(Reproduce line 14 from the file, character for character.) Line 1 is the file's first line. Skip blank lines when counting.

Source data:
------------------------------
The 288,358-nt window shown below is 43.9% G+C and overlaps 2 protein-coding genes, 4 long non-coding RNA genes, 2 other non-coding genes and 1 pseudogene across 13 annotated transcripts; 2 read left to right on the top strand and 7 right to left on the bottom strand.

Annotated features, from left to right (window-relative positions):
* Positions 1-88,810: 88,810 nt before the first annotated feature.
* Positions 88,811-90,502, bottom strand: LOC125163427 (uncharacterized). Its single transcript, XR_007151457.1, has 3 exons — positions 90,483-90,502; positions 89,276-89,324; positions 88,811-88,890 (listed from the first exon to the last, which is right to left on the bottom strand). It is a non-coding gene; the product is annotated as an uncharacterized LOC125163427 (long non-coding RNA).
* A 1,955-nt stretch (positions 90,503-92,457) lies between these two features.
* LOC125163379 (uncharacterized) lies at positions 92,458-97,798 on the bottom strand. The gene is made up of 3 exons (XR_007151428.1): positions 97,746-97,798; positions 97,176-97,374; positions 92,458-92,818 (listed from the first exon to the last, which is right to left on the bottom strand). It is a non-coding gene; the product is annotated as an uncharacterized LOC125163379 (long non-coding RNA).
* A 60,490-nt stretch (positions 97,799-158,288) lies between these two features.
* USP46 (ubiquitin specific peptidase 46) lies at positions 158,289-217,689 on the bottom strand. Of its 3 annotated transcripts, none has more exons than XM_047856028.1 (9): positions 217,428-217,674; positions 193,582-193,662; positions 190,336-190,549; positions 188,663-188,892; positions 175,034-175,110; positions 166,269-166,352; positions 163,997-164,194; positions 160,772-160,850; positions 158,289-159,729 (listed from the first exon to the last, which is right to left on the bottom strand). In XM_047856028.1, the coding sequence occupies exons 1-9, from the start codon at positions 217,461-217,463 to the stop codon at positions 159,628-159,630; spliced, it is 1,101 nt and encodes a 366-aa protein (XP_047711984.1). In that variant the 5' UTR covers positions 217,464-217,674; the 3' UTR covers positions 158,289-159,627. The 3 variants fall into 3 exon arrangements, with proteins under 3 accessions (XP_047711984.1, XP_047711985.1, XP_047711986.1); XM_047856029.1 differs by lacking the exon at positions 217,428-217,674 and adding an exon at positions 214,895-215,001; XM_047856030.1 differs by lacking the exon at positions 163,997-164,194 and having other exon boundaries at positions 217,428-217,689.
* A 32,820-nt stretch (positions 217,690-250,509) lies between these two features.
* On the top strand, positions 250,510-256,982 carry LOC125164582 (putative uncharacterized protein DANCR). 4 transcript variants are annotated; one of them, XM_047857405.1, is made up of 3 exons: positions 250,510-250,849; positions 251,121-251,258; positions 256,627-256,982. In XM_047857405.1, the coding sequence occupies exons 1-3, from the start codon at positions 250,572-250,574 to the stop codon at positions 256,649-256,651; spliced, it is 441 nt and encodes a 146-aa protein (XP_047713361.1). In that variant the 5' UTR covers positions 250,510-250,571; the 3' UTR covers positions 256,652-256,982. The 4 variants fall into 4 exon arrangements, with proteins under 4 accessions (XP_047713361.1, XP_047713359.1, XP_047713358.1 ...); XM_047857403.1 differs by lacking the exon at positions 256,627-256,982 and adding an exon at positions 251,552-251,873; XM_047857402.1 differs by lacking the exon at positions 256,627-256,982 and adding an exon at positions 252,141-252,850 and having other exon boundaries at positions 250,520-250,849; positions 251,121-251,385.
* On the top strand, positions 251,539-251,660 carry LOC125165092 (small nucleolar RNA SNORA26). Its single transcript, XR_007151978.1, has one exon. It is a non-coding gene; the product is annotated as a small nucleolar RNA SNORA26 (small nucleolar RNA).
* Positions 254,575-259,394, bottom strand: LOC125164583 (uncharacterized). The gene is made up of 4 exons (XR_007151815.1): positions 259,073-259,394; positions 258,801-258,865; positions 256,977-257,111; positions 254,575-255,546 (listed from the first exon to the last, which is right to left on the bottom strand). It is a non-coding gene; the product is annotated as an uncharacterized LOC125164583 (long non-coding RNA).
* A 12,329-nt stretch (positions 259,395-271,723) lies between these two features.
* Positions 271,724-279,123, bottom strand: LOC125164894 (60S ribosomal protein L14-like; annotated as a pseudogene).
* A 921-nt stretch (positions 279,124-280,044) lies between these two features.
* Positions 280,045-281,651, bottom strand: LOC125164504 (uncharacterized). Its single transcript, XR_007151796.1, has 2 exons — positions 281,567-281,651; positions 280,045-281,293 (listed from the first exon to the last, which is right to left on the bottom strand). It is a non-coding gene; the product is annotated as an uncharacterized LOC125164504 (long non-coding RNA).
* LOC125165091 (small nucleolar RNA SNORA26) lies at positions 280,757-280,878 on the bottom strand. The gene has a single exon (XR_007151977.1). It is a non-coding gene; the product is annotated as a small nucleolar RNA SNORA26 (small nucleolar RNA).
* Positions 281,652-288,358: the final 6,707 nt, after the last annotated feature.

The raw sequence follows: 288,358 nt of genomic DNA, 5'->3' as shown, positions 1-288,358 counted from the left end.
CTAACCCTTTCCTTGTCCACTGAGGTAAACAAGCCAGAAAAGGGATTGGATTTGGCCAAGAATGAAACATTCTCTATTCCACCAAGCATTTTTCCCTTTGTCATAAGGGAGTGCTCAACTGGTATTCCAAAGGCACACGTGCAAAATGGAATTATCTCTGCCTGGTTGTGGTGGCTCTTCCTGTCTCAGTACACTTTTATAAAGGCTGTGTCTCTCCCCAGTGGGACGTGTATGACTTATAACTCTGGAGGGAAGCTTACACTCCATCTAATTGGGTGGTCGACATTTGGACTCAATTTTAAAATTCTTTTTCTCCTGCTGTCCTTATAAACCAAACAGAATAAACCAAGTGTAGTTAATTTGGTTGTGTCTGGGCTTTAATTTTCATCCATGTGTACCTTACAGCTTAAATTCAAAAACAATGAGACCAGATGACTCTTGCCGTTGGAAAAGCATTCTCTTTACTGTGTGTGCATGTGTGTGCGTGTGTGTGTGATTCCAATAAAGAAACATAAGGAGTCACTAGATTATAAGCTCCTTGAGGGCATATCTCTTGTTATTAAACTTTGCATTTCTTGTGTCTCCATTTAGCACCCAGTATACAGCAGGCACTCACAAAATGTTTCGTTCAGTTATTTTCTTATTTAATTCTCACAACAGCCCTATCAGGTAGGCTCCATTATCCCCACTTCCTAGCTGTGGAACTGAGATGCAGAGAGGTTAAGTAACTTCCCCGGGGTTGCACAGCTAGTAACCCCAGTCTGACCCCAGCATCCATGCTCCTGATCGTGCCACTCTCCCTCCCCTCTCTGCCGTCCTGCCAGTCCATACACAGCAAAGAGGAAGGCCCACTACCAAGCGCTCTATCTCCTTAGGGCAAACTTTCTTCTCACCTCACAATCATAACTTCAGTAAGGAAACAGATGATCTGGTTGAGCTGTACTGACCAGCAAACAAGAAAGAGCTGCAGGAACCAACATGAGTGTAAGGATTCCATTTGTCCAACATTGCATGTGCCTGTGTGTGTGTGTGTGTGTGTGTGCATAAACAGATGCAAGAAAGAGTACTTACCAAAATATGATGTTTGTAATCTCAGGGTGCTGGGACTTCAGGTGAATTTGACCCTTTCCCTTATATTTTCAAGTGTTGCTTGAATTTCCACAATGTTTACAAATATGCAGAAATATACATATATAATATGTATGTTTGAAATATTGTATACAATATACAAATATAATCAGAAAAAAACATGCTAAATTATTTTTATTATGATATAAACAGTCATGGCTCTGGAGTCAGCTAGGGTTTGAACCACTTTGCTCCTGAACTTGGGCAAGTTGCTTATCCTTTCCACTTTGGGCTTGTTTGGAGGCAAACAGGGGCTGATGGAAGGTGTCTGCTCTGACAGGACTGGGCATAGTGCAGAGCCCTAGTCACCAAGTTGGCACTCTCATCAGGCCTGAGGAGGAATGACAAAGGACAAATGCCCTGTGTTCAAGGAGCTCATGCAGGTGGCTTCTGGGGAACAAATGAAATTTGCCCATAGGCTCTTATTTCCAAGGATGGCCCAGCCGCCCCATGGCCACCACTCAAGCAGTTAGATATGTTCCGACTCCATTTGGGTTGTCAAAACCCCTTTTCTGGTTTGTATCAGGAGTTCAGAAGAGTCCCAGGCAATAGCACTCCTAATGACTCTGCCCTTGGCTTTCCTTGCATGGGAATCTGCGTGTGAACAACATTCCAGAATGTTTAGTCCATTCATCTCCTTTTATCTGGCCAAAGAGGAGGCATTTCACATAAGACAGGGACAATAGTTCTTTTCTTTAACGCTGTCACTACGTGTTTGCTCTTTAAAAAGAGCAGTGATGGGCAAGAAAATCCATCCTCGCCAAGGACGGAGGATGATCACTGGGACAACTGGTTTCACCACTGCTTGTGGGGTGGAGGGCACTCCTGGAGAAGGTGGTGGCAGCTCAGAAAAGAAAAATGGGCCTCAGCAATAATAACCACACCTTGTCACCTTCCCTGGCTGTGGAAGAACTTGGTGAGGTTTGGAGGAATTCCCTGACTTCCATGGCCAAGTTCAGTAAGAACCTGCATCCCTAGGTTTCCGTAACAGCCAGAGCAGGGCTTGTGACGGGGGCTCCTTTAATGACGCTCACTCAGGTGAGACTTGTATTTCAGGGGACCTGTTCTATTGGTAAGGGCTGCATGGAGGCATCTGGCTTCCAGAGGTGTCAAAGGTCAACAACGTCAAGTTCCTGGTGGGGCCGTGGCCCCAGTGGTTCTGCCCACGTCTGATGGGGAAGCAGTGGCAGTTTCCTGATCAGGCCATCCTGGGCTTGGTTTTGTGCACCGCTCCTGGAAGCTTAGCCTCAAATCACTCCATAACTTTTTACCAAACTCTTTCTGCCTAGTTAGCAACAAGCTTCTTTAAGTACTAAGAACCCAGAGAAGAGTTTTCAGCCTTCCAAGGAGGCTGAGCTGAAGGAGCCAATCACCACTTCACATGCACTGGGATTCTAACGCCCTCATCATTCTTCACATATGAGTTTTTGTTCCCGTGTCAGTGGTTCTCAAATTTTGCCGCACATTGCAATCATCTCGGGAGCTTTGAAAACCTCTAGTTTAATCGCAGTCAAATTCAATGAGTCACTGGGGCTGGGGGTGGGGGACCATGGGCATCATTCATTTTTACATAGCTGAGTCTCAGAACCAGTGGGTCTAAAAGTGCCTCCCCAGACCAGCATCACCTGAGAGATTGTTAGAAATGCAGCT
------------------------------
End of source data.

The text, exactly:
* Positions 271,724-279,123, bottom strand: LOC125164894 (60S ribosomal protein L14-like; annotated as a pseudogene).